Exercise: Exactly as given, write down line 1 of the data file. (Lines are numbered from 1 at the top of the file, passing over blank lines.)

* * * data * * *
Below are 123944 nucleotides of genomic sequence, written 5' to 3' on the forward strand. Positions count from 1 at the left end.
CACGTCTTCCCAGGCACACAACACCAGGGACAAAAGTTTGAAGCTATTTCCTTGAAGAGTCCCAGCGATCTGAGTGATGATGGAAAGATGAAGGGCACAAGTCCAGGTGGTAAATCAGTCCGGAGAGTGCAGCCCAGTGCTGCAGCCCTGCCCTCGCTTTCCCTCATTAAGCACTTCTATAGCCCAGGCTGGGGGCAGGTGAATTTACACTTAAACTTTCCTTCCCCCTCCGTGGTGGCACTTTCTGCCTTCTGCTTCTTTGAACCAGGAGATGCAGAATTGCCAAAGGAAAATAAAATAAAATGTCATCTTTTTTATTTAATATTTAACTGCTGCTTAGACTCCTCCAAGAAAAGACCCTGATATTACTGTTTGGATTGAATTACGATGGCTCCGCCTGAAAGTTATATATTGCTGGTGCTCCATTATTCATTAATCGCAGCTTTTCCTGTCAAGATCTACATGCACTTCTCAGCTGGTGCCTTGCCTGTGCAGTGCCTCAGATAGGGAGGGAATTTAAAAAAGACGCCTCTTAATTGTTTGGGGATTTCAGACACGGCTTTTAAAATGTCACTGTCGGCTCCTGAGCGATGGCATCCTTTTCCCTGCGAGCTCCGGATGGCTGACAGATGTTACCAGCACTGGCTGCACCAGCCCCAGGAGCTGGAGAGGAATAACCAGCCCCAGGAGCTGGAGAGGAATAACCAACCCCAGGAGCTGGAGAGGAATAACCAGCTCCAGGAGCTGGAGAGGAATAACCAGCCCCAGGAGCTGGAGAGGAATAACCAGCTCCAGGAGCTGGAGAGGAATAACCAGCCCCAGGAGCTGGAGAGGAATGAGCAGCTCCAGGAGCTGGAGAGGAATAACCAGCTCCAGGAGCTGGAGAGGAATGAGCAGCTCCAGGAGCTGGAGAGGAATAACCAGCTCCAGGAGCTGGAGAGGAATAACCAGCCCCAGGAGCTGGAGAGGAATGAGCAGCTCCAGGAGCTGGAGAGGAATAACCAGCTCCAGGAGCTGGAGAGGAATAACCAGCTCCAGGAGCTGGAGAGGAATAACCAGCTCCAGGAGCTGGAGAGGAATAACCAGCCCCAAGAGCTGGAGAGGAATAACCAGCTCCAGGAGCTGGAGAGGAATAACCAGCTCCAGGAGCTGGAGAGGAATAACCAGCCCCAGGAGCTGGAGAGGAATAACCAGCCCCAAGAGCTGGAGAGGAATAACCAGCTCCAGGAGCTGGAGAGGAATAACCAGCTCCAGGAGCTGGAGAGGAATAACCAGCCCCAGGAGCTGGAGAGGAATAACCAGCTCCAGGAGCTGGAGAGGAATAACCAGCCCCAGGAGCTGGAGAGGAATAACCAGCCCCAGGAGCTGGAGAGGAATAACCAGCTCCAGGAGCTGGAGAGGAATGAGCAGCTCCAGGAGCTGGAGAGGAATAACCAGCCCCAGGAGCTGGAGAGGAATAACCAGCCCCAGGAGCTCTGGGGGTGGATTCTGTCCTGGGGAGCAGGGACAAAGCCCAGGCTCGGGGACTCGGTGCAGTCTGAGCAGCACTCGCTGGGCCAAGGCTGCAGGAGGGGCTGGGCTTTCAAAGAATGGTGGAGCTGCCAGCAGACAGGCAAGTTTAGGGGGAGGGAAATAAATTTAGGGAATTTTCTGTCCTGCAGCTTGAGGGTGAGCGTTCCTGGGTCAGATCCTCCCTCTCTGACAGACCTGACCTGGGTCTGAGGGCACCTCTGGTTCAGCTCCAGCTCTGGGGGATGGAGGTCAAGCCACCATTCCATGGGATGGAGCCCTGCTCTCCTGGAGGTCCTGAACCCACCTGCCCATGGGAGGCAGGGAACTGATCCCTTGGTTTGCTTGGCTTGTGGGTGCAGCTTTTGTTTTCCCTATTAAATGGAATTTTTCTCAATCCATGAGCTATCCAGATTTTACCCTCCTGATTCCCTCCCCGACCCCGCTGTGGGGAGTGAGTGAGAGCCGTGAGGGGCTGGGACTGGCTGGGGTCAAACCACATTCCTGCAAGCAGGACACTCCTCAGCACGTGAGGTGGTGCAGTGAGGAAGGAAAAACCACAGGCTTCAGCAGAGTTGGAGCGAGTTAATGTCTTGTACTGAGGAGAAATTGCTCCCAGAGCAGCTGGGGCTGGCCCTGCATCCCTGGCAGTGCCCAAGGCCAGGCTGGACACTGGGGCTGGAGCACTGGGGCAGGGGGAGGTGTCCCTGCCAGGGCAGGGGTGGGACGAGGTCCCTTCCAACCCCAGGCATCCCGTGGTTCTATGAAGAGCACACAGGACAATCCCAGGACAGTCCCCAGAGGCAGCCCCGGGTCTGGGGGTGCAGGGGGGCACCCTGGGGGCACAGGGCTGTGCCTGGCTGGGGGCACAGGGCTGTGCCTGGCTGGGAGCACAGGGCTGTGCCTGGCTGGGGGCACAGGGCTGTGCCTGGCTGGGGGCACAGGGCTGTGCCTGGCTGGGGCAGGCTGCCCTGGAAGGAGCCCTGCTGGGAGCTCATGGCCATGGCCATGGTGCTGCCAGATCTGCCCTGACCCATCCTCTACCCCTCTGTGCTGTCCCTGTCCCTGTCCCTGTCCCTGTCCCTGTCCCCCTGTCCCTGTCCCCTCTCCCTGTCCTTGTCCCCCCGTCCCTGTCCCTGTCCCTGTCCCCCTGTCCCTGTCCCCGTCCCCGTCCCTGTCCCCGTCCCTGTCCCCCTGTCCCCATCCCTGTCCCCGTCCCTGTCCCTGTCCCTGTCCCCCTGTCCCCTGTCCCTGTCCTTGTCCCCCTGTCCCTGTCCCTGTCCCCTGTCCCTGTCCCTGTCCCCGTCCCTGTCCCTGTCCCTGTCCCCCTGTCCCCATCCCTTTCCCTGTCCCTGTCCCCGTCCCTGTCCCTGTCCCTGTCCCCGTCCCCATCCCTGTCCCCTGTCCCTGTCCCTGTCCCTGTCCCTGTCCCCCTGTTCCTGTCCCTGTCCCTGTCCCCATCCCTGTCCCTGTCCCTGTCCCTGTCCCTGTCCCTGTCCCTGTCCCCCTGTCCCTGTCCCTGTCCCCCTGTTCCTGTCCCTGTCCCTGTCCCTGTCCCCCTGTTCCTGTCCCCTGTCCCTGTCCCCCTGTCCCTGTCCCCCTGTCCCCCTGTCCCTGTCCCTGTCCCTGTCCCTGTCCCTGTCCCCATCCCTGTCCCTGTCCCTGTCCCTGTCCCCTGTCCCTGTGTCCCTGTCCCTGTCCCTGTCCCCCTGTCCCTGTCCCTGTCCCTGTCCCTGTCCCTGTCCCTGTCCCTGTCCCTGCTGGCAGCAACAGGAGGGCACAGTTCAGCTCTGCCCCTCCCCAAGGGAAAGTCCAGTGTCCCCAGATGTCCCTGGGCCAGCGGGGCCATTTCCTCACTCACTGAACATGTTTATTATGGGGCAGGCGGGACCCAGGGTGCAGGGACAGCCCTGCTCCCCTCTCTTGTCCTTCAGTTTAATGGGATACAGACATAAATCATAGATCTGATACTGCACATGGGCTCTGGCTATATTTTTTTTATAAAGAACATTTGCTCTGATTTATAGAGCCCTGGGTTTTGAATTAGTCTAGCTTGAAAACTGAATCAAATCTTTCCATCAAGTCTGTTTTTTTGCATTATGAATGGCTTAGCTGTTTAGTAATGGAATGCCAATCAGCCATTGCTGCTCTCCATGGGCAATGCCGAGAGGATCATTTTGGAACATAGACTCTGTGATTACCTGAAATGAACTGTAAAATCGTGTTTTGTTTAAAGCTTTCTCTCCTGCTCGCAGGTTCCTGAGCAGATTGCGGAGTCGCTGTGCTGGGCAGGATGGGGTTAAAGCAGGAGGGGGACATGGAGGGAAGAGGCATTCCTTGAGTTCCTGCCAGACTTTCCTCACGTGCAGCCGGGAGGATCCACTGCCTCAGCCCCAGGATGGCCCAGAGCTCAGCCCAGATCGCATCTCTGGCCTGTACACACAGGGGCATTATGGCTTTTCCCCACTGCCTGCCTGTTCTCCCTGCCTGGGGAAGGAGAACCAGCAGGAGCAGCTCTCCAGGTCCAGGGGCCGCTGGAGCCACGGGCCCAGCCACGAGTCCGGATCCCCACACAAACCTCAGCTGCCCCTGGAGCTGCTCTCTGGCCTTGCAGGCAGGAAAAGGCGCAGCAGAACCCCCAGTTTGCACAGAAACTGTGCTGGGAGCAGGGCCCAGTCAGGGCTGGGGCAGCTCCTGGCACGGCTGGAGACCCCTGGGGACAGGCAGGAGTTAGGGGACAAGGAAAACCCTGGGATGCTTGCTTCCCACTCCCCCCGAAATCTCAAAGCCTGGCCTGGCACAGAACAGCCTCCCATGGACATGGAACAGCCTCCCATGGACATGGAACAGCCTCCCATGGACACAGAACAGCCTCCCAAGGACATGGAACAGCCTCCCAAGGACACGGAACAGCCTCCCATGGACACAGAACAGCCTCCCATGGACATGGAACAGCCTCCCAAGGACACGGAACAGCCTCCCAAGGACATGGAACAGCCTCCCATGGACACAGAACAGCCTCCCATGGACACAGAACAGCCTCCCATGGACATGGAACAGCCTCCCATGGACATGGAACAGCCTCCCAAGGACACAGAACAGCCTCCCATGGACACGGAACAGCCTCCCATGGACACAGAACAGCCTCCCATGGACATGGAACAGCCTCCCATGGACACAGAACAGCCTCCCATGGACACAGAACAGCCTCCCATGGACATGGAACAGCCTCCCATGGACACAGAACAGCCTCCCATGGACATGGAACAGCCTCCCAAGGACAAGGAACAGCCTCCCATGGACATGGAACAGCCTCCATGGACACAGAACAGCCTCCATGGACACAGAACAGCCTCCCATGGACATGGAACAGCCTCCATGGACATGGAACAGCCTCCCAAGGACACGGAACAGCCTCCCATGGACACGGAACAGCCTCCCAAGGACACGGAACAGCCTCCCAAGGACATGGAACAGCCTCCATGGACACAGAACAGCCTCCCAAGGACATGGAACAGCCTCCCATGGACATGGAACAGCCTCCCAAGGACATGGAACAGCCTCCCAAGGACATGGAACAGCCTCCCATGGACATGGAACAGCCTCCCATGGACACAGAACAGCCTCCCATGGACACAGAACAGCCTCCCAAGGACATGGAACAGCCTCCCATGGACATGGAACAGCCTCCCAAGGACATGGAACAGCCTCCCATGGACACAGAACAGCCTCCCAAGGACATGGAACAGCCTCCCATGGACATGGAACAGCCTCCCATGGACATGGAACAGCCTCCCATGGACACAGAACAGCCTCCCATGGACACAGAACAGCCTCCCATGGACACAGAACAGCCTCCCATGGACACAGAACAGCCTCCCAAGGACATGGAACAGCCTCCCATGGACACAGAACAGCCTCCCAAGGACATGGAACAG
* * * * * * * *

Below are 123944 nucleotides of genomic sequence, written 5' to 3' on the forward strand. Positions count from 1 at the left end.